Module 2, Sea ice and snow thickness and morphology
Direct measurements of ice thickness; electromagnetic induction measurements of apparent conductivity and derivation of sea-ice thickness; ice morphology (level, rafted, ridged); snow depth and snow property measurements

Module 3, Ice-core and in-situ measurements of basic sea-ice physical properties
Ice core drilling and sampling; in-situ measurements of ice temperature, ice electrical conductivity, measurement of ice strength in-situ with borehole jack strength tests and ice engineering properties

Module 4, Ice transport properties and mathematical modeling
Mathematical modeling of the brine microstructure and transport properties,
including an introduction to percolation theory and homogenization techniques; theory of field measurements of fluid permeability and DC electrical conductivity

Module 5, Ice dielectric properties
Dielectric ice properties and relations to resistivity, dc and multi-frequency ac surface soundings, impedance measurements on ice cores

Module 6, Sea ice (bio)optical properties and radiative transfer
Measurements of all-wave total albedo and above-/in- and below-ice spectral irradiance; attenuation of shortwave radiation as a function of snow and ice properties; impact of biological and sedimentary inclusions on radiative transfer in the sea-ice system (incl. modeling)

Module 7, Sea ice microbial communities and biogeochemistry
Collection of ice and water samples, determination of macronutrient concentrations within the ice and in the brine channels, measurements of bacterial and viral abundance and diversity, impact of particles and sediment inclusions on diversity and productivity of microbial communities, entrainment of microbes into sea ice, spatial heterogeneity of bacterial and algal communities (vertical and areal), microbial alterations of sea ice microstructural properties

Module 8, Sea ice primary production and food webs
Collection of ice and water samples, determining PAR light intensities available for algal growth, measurements of biomass and composition of algae in the water column and sea ice (chlorophyll a, flow cytometry), estimating primary productivity rates using optical techniques (PAM), relate productivity values to sea ice specific microstructural properties, measurements of abundance and diversity of sea-ice meiofauna (metazoans: polychaetes, turbellaria, nematodes, crustaceans), calculation of potential role in ice-based food web (using allometric equations)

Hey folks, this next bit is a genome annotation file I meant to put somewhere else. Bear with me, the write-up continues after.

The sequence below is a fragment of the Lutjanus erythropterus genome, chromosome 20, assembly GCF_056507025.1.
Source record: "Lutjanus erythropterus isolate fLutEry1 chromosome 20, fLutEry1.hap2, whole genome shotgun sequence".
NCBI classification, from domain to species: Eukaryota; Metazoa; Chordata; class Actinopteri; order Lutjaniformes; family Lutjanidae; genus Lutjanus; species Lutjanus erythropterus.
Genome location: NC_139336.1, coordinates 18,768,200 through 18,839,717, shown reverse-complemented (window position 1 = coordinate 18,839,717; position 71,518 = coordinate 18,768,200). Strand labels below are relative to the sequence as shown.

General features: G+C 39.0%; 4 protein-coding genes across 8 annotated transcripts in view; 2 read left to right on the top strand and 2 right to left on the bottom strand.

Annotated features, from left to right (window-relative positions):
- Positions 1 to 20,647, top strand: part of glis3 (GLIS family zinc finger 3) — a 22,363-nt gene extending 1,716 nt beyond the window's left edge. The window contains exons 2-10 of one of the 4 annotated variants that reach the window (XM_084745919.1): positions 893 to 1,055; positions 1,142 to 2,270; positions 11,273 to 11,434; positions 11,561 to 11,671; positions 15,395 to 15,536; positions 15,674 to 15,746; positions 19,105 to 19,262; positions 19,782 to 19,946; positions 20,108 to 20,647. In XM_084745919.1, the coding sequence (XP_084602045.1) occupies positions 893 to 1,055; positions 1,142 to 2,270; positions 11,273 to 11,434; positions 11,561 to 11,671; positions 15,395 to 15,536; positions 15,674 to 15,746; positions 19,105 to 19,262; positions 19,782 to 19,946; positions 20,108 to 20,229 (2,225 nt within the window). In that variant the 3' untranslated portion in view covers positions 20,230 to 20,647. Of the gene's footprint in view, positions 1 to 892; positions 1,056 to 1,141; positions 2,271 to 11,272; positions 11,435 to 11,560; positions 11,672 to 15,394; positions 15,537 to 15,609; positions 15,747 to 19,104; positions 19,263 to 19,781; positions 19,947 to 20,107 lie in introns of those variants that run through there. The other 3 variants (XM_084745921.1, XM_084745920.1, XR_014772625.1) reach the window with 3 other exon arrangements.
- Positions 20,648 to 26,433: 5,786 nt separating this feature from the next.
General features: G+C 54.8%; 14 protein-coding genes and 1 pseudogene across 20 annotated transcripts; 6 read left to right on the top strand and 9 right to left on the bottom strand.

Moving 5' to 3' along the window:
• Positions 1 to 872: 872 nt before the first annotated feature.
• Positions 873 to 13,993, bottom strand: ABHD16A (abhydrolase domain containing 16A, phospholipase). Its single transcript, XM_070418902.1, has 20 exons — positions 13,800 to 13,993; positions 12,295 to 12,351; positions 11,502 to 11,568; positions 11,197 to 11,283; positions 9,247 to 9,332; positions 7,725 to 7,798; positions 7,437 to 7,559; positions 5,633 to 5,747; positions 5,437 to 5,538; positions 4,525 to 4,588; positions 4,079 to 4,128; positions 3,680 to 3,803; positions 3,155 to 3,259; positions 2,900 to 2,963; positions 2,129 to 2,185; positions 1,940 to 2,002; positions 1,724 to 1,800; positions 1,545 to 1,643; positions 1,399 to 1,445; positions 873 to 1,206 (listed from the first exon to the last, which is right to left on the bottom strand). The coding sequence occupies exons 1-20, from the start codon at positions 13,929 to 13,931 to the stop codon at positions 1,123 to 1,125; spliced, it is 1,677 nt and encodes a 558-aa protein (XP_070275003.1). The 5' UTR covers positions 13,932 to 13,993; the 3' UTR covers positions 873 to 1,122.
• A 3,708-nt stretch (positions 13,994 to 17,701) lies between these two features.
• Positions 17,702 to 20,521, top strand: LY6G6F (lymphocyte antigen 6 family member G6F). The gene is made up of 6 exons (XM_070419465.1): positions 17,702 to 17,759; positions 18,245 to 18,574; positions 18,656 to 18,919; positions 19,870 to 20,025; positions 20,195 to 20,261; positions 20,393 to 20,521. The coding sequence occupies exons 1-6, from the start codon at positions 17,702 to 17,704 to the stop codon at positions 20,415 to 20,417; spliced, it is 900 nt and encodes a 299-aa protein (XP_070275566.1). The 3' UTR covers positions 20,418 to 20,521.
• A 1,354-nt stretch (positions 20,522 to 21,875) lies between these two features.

Module 9, Traditional and local knowledge of sea ice
Introduction to Iñupiaq sea-ice science (including field trip)

Course calendar

Course preparation: Work through web module on field safety; complete reading assignments; complete remote-sensing data analysis project

Day 1: Travel day, arrival in Barrow, Alaska
Day 2: Orientation (introduction, field safety, general course overview, remote-sensing project discussion, introduction to modeling)
Day 3 to Day 9: Field experiments and laboratory work by individual groups. Detailed descriptions of the assigned tasks will be handed out to all students prior to the field trip.
Day 10: Completion of experimental work and data analysis; clean-up; evening summary symposium with presentation of preliminary results
Day 11: Departure
Course completion: Complete final report by June 30; final grade by July 31
Project reports (Module 1 and two of Modules 2-9): 90 %
Presentation: 10 %
Grades will be determined jointly by the instructor team based on student performance. The following letter grade system will be used: A+ for better than 95% performance (number of total possible points) summed over all categories, A >90 to 95%, A- >85 to 90%, B+ >80 to 85%, B >75 to 80%, B- >70 to 75%, C+ >67 to 70%, C >63 to 67%, C- >60 to 63%, D 50 to 60%, F <50%.

Course policies. Those enrolled in this class are subject to the Student Code of Conduct as outlined in University Regents' Policy on Student Rights and Responsibilities.Students should be familiar with the UAF Honor Code. Neither cheating, plagiarism nor fabrication will be tolerated. Any student found to have plagiarized or fabricated statements (including passages from web pages) will receive an automatic 'F' for the class. Any student found turning in a paper that has been used in another class will also receive an automatic 'F' grade for the class. Students are expected to participate in all modules outlined above, be on time, and be active members of their working groups.

Special needs: Students with learning or other disabilities who may need special course accommodations are encouraged to visit the Disabilities website and make an appointment with the Office of Disability Services (474-5655). Please meet with the instructors (not later than April 1, 2013) so that the appropriate accommodations and supports to assist in meeting the goals of the course can be made in collaboration with the Office of Disability Services. Note that the ability to conduct field work in harsh environments and transportation by snow machine will be essential to successfully complete the class.

page modified April 26, 2013 .